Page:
'Marcos participation in UN General Assembly shows admin push for multilateralism'
MANILA – President Ferdinand “Bongbong” Marcos Jr.'s participation in the United Nations General Assembly this week signifies how much his administration values multilateralism, a political analyst said Monday.
University of the Philippines (UP) Assistant Professor for International Relations Enrico Gloria said Marcos seems to be consistent with his pronouncement about tapping the multilateral approach for his administration's foreign policy.
“If we recall his first State of the Nation Address, for instance, he reaffirmed there the commitment of the Philippines to maintain and sustain multilateral consultations and dialogues,” said Gloria.
“And likewise, it also makes sense if we consider for instance the appointment of the first ever career diplomat as Secretary of the Foreign Affairs,” he added.
“Multilateral diplomacy, it seems, is becoming more of the major thrust of this administration’s foreign policy agenda. And I think this is important if we consider the context of where we have appreciated Philippine foreign policy for the past 6 years. It has always been interpreted within that major power rivalry between the United States and China,” Gloria said.
Marcos' predecessor, Rodrigo Duterte, pivoted to China and Russia amid his issues with the United States, the country's longtime ally. Aside from strengthening Manila's relations with Beijing and Moscow through some agreements, the former president also paid visits to the two countries, something he did not do to the US throughout his term.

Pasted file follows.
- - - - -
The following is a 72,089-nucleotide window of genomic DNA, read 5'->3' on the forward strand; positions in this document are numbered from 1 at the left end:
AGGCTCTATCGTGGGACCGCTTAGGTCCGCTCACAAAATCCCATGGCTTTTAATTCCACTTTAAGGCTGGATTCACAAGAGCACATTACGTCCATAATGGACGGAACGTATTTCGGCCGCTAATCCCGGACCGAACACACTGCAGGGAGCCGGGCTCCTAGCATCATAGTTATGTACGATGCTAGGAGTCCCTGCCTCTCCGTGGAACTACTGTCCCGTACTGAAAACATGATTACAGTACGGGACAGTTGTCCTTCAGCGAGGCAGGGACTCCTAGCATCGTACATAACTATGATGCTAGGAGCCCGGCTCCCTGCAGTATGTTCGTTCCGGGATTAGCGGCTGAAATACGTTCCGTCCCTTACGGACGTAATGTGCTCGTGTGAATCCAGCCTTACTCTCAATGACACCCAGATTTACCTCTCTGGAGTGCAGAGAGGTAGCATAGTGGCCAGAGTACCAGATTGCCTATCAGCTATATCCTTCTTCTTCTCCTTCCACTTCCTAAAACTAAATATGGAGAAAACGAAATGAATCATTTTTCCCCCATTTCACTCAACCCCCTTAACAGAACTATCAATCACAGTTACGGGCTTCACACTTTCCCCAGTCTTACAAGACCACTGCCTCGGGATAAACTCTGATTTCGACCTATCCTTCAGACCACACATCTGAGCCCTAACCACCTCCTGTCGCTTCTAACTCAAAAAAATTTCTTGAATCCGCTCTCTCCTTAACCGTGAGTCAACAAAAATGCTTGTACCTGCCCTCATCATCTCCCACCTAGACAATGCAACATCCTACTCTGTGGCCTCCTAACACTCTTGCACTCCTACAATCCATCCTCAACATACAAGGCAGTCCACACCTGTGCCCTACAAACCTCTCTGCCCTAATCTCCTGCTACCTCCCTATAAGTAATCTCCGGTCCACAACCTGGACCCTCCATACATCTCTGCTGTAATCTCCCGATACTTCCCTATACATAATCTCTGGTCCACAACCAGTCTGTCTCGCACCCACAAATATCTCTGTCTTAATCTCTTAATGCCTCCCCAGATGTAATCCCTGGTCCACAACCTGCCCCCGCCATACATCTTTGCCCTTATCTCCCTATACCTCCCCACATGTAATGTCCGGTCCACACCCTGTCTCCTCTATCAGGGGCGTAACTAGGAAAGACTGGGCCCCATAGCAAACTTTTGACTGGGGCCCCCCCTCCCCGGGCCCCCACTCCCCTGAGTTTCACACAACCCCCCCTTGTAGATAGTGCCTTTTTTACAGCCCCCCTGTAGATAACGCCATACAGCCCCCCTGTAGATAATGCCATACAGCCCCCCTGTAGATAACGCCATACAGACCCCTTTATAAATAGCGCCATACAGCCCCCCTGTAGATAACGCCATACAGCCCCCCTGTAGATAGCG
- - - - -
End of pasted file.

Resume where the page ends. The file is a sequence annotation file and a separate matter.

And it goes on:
On Sunday, Marcos left for the US to attend the UNGA, where he is set to speak Tuesday afternoon (New York time). It is his first trip to the US since assuming the presidency in June and after several years amid a contempt order against him and his family over a human rights case filed by Martial Law victims.
Gloria said Manila’s 2016 arbitral victory against Beijing on the West Philippine Sea is an issue that Marcos should frame as a multilateral one.
“If we look at it, yung 2016 arbitral award, yes it is between the Philippines and China, and it is a story of how the Philippines triumphed over China in terms of the legal basis of our territorial claims.”
“But beyond these bilateral dynamics, the 2016 arbitral award and our claim in West Philippine Sea is really about the rule of law and protecting territorial sovereignty. These 2 issues are not really bilateral in its very nature but really a, it concerns everyone. It’s the foundation of the current international order,” he said.
“I think it would be sort of a disservice to, for instance, the legacy of the Duterte administration for bringing it up in the UN General Assembly back in 2020 not to continue with that momentum as far as this new president is concerned,” Gloria added.
China has been consistent in its position to deal with its maritime disputes in the South China Sea bilaterally.
At last week's pre-departure press briefing on Marcos' working visit to the US, the Department of Foreign Affairs said it has included in the draft statement it prepared for the president "a very strong question on the rule of law and the role of UNCLOS".
But it noted that the president's speech will still have to be finalized by his office.
--ANC, 19 September 2022